Fiz: Classic Cream Soda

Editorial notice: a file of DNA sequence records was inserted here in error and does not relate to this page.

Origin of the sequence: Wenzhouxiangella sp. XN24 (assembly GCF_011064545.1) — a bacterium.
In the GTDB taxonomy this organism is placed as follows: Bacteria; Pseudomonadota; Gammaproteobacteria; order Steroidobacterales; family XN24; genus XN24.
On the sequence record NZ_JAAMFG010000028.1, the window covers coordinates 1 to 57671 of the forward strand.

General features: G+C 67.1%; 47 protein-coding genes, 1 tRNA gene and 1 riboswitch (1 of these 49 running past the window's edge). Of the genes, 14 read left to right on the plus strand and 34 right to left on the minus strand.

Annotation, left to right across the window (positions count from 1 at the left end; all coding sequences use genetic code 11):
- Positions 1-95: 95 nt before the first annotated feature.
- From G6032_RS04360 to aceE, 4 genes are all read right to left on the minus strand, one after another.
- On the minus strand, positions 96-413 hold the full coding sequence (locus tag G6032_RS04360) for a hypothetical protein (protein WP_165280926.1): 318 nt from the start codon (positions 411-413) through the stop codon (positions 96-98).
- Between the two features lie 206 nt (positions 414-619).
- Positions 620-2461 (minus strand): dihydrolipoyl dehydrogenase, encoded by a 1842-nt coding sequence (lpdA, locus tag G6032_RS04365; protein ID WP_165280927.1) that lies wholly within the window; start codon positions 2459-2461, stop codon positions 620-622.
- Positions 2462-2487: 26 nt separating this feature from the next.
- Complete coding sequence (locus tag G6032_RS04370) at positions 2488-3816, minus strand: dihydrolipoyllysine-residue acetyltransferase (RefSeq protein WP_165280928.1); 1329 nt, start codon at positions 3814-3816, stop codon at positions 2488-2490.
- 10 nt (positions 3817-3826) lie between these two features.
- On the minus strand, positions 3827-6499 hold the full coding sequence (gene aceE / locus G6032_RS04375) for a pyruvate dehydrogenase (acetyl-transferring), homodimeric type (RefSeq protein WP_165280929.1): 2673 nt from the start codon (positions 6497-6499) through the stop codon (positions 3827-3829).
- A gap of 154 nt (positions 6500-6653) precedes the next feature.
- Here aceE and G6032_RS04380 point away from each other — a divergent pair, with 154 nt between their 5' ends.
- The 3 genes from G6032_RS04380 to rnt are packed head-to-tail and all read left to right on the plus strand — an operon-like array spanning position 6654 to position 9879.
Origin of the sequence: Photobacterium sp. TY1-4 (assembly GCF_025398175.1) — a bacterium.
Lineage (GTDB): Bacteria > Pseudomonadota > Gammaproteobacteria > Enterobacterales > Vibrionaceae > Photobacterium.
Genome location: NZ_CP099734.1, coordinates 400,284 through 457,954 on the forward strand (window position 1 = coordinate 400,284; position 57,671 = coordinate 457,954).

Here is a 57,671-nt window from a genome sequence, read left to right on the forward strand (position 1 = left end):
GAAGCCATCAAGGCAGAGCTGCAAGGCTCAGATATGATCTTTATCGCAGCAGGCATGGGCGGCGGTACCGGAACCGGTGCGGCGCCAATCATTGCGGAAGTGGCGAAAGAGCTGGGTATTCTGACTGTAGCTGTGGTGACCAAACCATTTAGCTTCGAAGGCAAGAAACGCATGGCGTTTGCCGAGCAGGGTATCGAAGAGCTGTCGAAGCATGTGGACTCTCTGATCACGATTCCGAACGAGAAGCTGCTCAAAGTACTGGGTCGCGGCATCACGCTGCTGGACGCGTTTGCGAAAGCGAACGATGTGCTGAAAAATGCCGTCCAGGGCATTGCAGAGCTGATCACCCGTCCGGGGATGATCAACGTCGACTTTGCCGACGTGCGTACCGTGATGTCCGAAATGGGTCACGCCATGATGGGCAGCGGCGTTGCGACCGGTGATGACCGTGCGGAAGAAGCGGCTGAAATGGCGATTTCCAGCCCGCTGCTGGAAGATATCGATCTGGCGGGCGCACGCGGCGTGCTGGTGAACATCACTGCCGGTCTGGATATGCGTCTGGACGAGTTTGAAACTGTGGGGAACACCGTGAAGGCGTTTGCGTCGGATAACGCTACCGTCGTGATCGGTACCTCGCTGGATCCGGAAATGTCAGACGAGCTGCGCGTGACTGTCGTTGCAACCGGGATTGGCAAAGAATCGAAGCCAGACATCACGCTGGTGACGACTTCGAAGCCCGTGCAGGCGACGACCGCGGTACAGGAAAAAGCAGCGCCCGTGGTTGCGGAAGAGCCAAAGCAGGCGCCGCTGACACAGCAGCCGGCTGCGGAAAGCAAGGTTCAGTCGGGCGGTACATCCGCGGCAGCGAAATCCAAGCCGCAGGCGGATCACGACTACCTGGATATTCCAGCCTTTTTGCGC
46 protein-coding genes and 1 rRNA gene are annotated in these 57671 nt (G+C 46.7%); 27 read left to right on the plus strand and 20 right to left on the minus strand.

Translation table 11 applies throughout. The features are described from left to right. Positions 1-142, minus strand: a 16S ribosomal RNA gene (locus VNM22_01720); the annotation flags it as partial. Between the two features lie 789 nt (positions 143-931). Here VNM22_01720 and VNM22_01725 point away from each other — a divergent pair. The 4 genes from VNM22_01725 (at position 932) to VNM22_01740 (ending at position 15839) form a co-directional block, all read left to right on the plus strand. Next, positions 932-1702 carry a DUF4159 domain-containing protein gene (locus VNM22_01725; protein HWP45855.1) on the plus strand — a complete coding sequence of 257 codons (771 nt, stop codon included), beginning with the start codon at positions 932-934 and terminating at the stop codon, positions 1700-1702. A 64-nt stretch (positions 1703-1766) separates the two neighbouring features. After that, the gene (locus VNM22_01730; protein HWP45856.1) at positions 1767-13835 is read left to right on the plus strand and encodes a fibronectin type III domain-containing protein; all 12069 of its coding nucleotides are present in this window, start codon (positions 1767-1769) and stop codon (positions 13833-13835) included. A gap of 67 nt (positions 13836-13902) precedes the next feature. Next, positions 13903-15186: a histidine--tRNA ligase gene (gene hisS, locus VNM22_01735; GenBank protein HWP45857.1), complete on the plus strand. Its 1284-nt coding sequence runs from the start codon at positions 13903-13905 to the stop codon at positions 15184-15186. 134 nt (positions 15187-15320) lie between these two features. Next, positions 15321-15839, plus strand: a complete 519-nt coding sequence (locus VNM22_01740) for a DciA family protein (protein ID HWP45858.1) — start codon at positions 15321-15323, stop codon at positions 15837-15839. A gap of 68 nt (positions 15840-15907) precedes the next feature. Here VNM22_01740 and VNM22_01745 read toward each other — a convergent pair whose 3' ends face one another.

History: After introducing myself and informing him of my intentions, Lou Petix greets me on the other end of the line with a guttural New Yorker’s, “Hey, how you doin’?” His disposition is friendly and talkative, yet his accent is deep and gritty, making him sound two stories tall. He and his brother Joe are third generation owners of College Club Beverages in Rochester, New York. “We started as kids here at 8 years-old…. It was just a natural progression” he explains. His grandpa, Luigi Petix, was an Italian immigrant who came over and started Family Bottling Works in 1922 before the business was renamed College Club Beverages after World War II. The company became famous for their refillable bottles and to this day still employs that method for their 18 flavors of College Club sodas. They’re old school. They don’t even have an official working website. Just a Facebook page. They still buy the raw materials and make their soda syrups in house, something that’s becoming more and more rare these days with the advent of flavor houses and culinary chemists. Now here’s the slightly confusing part, so follow closely. College Club has multiple brands under its company umbrella. You can only buy actual College Club soda in Rochester. The sodas you’ll see on the shelves around the greater New York area and available online are labeled “Fiz” and “Primo.” Fiz covers the 13 flavors of craft soda the company sells, while Primo is a line of two Italian sodas. You’re probably thinking… why? Why not just consolidate all of them? The answer is because while there is some overlap in flavors between College Club and Fiz (both brands have classics like cream soda and root beer, etc.), the recipes aren’t exactly the same. This is because up until the 1950’s Fiz was a totally different soda company that ran on its own. After calling it quits, the Petix brother liked their flavors, labels, and bottles so much, that they bought out the entirety of the company’s resources. Today, they use Fiz as their craft soda line. That’s the story. We promise there’s no more twists. This isn’t a review directed by M. Night Shyamalan.